DIYbio is a national organization founded in 2008 to use the tools of synthetic biology to expand experimentation and bioengineering into the realm of hobbyists. Daniel Grushkin of the NYC chapter elaborates on their belief that academic labs have limited ability to explore the potentials of scientific discoveries.
Daniel Grushkin interviewed by Elizabeth Krasner
Elizabeth Krasner Calling yourselves DIY seems like an extension of the 1960s and Whole Earth ‘access to tools’ mantra. You work without the standard equipment found in a biology lab and in fact, much (if not all) of your work is done at home, in kitchens and living rooms. How do you adapt biological experiments to work outside the lab?
Daniel Grushkin We see ourselves rooted in two movements. The first is Silicon Valley’s Homebrew Computer Club. The group, which eventually gave rise to personal computing, was highly influenced by the 60s’ mantras. But we also see ourselves indebted to the growth of hacker spaces. DIYbio found its start in our kitchens and living rooms. But as we’ve organized, we’ve begun to build labs that, unlike conventional spaces, are open to collaboration.
We’re not averse to working with institutions; in fact, many of our members work in universities by day. But corporate institutions are beholden to profits and university labs are beholden to grants. DIYers are beholden to neither, and that allows us to work on projects that are a little more speculative.
EK What do you see as the role of biology? What’s the future of biotech?
DG Biotech is already involved in every part of our lives – all the way up from the food we eat. At this point, lines can’t be drawn. We are biology.
EK You straddle the line between an anti-institutional organization, necessarily amateur and independent, and working at the forefront of one of the most important new technologies – biotech. Do you see yourselves as ‘biohackers’, a term used by one of your members?
DG I think it’s a silly term. Any genetic engineer is and is not a biohacker. When a computer hacker hacks into program, he swerves the system from its original designer’s intent. But who’s the original designer of life? And what’s his intent? I think of biotech as a new design palette. We’ll only understand our work’s ‘philosophical’ meaning as we proceed.
EK You speak about your practice as feeling transgressive. What is your relationship with the law, or the FBI?
DG The laws around working with biology are gray. In order to avert a wrongful investigation – see Steve Kurtz – the NYC DIYbio community has met with our local Weapons of Mass Destruction Coordinator – that’s really his title – and engaged in dialogue. We have less clout than universities and more to lose.
Our group is committed to safety. We have strict rules: we will never work with anything that is pathogenic and we will never work with anything that steps beyond the Centers for Disease Control specifications for biosafety level one. We are constantly in discussion, but our basic code is: do no harm, abide by all regulations (of which there are few), and conduct work in a safe manner. We battle against the perception that our work is dangerous. One of the most ridiculous claims was that a group like ours might coax E. coli into making cocaine. Given that the world’s premiere lab has been spending millions to coax bacteria into producing artemisinin (an anti-malarial) for nearly a decade, the claim that amateurs might design a drug cartel is preposterous.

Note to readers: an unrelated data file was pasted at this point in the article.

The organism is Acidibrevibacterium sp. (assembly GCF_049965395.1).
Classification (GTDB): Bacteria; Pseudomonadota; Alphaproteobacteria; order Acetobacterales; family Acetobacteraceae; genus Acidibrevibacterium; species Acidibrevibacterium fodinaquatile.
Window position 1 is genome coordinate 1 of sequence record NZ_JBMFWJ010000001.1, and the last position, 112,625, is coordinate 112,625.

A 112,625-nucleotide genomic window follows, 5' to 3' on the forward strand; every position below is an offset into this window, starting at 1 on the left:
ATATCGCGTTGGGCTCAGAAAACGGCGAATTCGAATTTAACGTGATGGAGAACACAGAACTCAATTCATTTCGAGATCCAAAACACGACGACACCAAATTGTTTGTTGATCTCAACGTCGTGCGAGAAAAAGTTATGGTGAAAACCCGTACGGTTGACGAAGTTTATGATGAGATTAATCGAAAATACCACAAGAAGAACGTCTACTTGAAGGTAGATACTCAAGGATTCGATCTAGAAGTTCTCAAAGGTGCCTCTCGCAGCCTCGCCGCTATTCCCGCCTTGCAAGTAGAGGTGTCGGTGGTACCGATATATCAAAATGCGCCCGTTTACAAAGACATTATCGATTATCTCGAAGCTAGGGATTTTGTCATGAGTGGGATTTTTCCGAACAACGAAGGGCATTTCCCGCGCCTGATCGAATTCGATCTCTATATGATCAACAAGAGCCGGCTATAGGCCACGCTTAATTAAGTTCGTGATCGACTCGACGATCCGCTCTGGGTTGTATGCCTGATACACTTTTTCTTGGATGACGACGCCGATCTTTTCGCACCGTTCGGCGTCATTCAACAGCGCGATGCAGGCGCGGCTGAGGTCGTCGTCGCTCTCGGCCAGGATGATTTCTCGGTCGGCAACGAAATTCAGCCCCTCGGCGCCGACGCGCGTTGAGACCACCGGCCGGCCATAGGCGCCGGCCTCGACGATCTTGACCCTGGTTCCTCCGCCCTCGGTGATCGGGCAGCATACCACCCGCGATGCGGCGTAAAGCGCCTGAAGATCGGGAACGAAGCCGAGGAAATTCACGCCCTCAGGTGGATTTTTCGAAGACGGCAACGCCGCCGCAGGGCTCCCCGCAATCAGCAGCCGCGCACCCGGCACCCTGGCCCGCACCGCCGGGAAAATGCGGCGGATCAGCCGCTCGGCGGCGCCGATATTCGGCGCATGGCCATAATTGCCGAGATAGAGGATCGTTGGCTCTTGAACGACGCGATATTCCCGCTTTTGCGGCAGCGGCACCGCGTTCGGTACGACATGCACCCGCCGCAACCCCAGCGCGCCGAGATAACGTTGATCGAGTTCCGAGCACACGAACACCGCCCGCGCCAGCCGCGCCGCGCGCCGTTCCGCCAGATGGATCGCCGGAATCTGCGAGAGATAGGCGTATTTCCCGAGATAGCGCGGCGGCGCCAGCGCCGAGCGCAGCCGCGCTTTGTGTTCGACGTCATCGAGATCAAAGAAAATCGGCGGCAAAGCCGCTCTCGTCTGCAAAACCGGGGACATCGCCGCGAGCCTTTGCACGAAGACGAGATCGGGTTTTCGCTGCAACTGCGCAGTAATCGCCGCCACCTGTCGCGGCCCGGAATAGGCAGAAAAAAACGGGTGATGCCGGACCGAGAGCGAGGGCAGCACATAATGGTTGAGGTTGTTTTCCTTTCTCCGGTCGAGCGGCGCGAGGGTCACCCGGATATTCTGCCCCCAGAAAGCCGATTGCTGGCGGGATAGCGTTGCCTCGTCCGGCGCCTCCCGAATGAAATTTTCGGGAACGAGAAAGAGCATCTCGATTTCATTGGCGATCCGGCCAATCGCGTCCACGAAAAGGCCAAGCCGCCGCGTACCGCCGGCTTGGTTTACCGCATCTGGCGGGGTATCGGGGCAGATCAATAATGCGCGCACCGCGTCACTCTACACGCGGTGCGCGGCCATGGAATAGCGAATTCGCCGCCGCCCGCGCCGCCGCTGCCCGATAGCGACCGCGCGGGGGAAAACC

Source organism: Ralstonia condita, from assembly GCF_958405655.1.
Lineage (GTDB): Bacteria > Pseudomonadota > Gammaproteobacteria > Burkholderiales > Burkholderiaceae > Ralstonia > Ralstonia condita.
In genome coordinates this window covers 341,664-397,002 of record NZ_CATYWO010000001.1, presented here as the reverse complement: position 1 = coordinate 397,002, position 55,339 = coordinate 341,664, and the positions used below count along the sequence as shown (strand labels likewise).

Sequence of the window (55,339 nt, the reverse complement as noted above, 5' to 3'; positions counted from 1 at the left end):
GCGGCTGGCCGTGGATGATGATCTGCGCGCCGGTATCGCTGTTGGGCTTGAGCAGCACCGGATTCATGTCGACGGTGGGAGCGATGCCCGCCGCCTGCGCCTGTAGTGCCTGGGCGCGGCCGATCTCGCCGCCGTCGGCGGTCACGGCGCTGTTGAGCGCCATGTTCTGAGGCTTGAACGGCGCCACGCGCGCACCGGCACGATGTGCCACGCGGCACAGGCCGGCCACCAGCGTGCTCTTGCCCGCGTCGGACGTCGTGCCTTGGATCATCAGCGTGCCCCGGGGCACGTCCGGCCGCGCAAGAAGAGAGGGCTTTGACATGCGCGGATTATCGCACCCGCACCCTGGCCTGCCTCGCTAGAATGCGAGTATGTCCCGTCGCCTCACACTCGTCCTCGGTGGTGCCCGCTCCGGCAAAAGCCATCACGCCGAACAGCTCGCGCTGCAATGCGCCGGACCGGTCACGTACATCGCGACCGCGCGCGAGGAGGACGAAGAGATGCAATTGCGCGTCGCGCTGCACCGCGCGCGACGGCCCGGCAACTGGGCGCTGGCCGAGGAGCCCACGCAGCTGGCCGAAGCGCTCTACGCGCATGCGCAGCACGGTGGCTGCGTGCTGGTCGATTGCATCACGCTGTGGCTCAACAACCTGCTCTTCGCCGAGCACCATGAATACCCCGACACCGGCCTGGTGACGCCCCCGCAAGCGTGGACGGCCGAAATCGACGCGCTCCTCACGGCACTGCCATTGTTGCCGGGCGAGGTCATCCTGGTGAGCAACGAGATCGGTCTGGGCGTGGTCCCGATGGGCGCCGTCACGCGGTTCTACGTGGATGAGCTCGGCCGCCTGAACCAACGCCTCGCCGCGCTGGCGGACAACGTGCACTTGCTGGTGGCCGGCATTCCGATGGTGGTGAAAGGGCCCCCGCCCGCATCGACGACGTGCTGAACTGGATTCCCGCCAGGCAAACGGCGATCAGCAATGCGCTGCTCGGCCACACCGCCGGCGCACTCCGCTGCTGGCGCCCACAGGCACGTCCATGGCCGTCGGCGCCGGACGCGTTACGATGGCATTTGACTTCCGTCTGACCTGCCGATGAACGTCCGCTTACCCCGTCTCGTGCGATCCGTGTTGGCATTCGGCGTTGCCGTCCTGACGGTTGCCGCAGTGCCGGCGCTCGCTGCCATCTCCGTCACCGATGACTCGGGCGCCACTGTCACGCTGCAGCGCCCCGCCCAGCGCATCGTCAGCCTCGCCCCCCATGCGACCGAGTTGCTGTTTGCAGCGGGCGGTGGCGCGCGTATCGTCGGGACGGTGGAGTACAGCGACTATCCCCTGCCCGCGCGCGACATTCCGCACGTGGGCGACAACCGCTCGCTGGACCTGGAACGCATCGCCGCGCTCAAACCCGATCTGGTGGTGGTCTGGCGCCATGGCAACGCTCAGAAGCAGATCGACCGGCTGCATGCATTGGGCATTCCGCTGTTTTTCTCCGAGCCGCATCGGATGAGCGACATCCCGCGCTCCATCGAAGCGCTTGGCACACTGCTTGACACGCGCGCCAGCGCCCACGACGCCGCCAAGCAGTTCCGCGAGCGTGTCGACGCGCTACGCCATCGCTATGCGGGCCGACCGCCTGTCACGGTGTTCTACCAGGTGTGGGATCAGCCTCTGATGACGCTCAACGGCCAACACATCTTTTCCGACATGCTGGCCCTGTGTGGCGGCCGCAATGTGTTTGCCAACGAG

EK Amateur bioengineers have come under fire in the last couple of years. Scientifically, how close is the work that you are doing to bioterrorism?
DG Technically speaking, it’s a question of intention. The fears over bioterrorism are overblown; the level of sophistication to produce a novel pathogen is so great, and the odds of creating it by accident are infinitesimally small. The last successful bioterrorist took anthrax from government labs where he had top security clearance.
EK What’s your dream project?
DG I’d like to build a storefront where students can come during the day to work on synthetic biology. After hours, the space would be an incubator for amateurs to engineer organisms the world has yet to see. Surprisingly, we’re almost there. Our DIY Lab in Brooklyn should be open by the time this interview is in print.
EK What is your end goal? To further technology? To influence policy?
DG To make stuff.
Steve Kurtz, a ‘bioartist’ and professor at SUNY Buffalo, was detained for 22 hours on suspicions of bioterrorism when police found petri dishes with biological specimens – part of an installation at the Massachusetts Museum of Contemporary Art – in his apartment when Kurz called them to report the death of his wife in 2004. The samples were deemed safe, and Kurz was sent home after one week in jail.